I wish I could say I spent the time between being prescribed testosterone and actually getting the testosterone in some kind of humble, mindful, contemplative, equanimity. I didn’t. I was a walking bag of anxious irritation. Hey, I’m nothing if not consistent. I spent those weeks cantankerous and dyspeptic, feeling more than a wee bit sorry for myself. I tried meditating, chanting and praying. All to no avail. The disquiet in my mind only pullulating (how’s that for a good word Kris?). My friend Sharon labeled that inner turmoil *the committee*. I think I’ve written about *the committee* before. Whenever the angst in her mind became bedlam Sharon would stop herself and say out loud, “Hold on, the committee is meeting and making it very difficult for me to focus.” That brief interruption and acknowledgement allowed her to breathe, giving her the opportunity to grab hold of the reigns of her emotional state. I have used Sharon’s method for decades. Stopping to breathe and labeling the discomposure in my heart and soul has helped me immensely.
Ram Dass has similarly acknowledged this phenomenon of inner turmoil. It’s funny, I remember my initial introduction to Ram Dass. I wanted to hate him. He seemed like so many other entitled wealthy white guys, flippant about rules and casual about co-opting anything he so desired. He was born a Jew, but became a self-appointed, unapologetic Buddhist-HindJew-Christian. He didn’t seem to care that there were conflicting ideals within each of the faith doctrines he was subsuming. He felt free to take what he pleased and discard the rest without the slightest hesitation or interest in confirmation from anyone else. Fascinating. I sometimes wish for that kind of authority of self.
Even with those initial feelings about Ram Dass, I eventually became a devotee. One of the things I learned from him was to not become a connoisseur of clay feet – focusing only on the foibles of another. Everyone has shortcomings. And everyone, even with those shortcomings, has a message, is a teacher. While I still feel that in some ways he will always be a wealthy, white, cis-male, his deepest desires come from a place of love. His intentions are simply to embody love and live as love. No easy feat if you’ve ever tried it.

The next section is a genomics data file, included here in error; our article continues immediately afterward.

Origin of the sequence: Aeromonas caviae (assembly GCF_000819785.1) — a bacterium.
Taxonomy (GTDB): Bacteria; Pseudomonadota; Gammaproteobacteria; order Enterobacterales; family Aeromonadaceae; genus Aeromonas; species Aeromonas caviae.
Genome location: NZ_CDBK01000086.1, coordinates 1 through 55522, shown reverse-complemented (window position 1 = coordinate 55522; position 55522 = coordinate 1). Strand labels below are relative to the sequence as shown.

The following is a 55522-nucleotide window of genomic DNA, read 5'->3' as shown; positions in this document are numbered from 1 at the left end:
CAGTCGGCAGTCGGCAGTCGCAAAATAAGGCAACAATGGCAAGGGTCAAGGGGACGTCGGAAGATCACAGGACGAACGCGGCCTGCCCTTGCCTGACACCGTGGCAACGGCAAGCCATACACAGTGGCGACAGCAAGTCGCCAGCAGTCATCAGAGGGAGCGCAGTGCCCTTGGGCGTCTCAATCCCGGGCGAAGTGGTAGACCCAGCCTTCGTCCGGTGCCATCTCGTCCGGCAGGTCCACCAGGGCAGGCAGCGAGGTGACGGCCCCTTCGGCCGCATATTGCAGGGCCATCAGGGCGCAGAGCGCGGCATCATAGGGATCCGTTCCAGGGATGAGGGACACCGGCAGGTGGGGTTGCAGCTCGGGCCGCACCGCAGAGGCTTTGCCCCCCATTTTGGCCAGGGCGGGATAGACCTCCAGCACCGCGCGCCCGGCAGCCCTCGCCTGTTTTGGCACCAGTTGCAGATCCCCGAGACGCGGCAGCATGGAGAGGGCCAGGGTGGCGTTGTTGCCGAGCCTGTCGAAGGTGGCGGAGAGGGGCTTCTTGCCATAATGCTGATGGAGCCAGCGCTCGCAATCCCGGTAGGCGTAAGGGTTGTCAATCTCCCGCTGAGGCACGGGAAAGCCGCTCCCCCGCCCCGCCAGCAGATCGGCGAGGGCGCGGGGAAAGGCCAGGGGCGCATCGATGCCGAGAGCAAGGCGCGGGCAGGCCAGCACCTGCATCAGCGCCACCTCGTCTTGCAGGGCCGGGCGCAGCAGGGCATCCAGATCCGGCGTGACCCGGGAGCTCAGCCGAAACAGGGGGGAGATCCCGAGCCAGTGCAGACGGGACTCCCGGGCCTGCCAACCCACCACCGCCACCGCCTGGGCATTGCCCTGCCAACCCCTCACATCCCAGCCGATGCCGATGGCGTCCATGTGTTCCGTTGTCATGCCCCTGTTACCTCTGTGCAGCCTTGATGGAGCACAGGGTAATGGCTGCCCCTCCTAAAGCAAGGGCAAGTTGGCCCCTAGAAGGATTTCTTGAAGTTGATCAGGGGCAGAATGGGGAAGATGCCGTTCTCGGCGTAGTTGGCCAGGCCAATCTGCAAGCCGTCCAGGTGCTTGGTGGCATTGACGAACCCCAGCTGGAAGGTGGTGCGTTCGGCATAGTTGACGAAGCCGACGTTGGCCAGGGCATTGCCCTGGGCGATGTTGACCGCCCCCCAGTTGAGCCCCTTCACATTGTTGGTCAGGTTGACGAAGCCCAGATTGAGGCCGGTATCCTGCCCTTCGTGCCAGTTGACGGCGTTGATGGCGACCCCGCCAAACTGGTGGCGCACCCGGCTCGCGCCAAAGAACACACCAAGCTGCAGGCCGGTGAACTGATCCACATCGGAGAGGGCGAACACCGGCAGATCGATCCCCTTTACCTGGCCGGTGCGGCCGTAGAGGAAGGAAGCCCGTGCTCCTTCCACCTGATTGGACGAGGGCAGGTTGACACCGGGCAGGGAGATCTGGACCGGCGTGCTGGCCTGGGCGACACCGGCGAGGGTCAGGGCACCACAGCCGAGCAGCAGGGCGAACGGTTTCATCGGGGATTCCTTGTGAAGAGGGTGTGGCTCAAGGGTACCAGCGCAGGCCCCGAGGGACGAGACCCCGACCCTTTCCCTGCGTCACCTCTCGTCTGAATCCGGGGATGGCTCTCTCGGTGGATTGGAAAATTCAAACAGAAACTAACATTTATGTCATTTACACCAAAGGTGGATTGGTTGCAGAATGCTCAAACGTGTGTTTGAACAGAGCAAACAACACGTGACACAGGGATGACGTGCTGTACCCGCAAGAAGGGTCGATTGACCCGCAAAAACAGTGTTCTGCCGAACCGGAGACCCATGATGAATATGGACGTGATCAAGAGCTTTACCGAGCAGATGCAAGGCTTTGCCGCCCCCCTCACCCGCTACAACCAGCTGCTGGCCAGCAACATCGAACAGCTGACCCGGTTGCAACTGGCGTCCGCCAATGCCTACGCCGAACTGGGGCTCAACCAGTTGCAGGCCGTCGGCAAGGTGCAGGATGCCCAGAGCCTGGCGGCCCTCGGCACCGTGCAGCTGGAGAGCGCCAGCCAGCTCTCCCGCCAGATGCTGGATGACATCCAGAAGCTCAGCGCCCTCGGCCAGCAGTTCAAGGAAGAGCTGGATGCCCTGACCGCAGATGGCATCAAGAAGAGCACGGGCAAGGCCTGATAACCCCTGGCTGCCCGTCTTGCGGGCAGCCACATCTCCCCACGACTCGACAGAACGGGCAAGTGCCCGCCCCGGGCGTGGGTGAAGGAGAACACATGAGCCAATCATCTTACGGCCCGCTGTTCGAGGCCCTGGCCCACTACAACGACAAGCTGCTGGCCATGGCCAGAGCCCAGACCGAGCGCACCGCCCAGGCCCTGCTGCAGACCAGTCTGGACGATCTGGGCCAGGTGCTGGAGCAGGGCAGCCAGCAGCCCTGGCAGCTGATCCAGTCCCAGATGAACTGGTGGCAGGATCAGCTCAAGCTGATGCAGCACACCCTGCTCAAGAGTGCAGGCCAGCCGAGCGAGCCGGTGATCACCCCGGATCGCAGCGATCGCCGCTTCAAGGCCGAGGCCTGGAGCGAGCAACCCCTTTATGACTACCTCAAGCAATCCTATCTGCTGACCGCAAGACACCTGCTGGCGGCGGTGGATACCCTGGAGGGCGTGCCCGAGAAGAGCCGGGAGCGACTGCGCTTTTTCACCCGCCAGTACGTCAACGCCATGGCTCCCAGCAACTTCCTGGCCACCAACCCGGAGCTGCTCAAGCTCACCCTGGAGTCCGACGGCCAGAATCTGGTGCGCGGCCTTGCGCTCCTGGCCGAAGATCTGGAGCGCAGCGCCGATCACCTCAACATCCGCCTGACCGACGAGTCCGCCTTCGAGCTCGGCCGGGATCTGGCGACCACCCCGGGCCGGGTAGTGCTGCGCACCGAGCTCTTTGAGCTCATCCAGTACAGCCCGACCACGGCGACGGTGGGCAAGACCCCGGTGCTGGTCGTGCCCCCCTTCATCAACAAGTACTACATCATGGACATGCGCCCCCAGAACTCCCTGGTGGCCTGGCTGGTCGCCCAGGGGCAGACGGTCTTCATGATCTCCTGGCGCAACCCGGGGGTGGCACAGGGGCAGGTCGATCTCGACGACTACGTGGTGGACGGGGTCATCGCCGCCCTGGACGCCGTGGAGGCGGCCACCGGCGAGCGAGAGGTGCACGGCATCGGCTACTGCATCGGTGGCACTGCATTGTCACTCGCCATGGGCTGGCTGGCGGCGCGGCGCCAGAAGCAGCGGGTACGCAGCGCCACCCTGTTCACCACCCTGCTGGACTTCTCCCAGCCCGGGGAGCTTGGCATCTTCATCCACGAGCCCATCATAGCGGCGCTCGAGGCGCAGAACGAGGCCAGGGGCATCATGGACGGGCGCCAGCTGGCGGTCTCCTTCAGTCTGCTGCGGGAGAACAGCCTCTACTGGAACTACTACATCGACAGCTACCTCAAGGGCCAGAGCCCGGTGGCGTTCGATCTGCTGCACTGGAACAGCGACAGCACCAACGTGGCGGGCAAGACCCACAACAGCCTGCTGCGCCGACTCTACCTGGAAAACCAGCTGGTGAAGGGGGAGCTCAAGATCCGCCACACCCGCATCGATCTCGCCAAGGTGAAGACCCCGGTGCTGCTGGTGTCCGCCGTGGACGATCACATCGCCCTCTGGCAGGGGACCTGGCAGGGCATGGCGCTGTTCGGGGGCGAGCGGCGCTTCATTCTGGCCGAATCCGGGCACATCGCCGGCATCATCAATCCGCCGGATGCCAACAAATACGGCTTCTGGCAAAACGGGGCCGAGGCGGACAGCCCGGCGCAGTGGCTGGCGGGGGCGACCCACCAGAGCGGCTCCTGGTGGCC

I actually loved how Ram Dass talked about what he calls his *neurosis* (what Sharon and I might call *the committee*). He described them as big awful overpowering thoughts that prevented him, in various ways, from living a contented life. He tried drugs and meditation, gurus and therapists, ashrams and academia to try and rid himself of these demons. When an interviewer asked how he had conquered them he simply laughed and said that he hadn’t. He proceeded (laughing) to explain that he still possessed each and every one of the neurosis he began with. He went on to say that while at once they were big huge scary monsters, he now experienced them as “little shmoos who came for tea”.
As I wallowed through my irritation and burgeoning anger at the height of the testosterone debacle, I decided to try the Ram Dass method. I was sitting in my office literally stewing in the juices of despair, mired in misery, head in hands, a veritable hot mess. I looked up and said to the fetid air around me, “Oh hello little shmoo of suffering. What can I do for you?” The wave of embarrassment was at first unsettling. Nevertheless, I persisted (wink). Suffering didn’t answer, but gave way to a spark of sadness. I took a deep breath and tried again. “Hey, what’s up sorrow?” I felt sort of, well, stupid. But I have to admit, I noticed a slight shift, a subtle difference. Acknowledging and naming my feelings has generally given me pause to reflect, offering the possibly to manage those feelings. But talking to my feelings as if they were separate from me, actually gave me something else. Distance.
From this perspective I was able to see and feel the feelings with a bit more space, more breathing room as it might be. It also provided me with options. Instead of having to manage my emotions in the moment, head on, I found I had choices. The shmoos were coming for tea, but that didn’t mean I needed to let them in right then and there. Or I could let them in, but I did not have to brew the tea. Or I could let them in and brew the tea, but put it in a to-go cup. And even if I let them in and brewed the tea and served it at my table, I need not sit down with them. It was very empowering really. And rather than raging against the shmoos, I was able to feel some compassion for them.
The shmoos didn’t actually stay for tea that day. Instead of spending my time blockading the door against them, I busied myself setting the table to welcome them. Perhaps they weren’t so very big after all.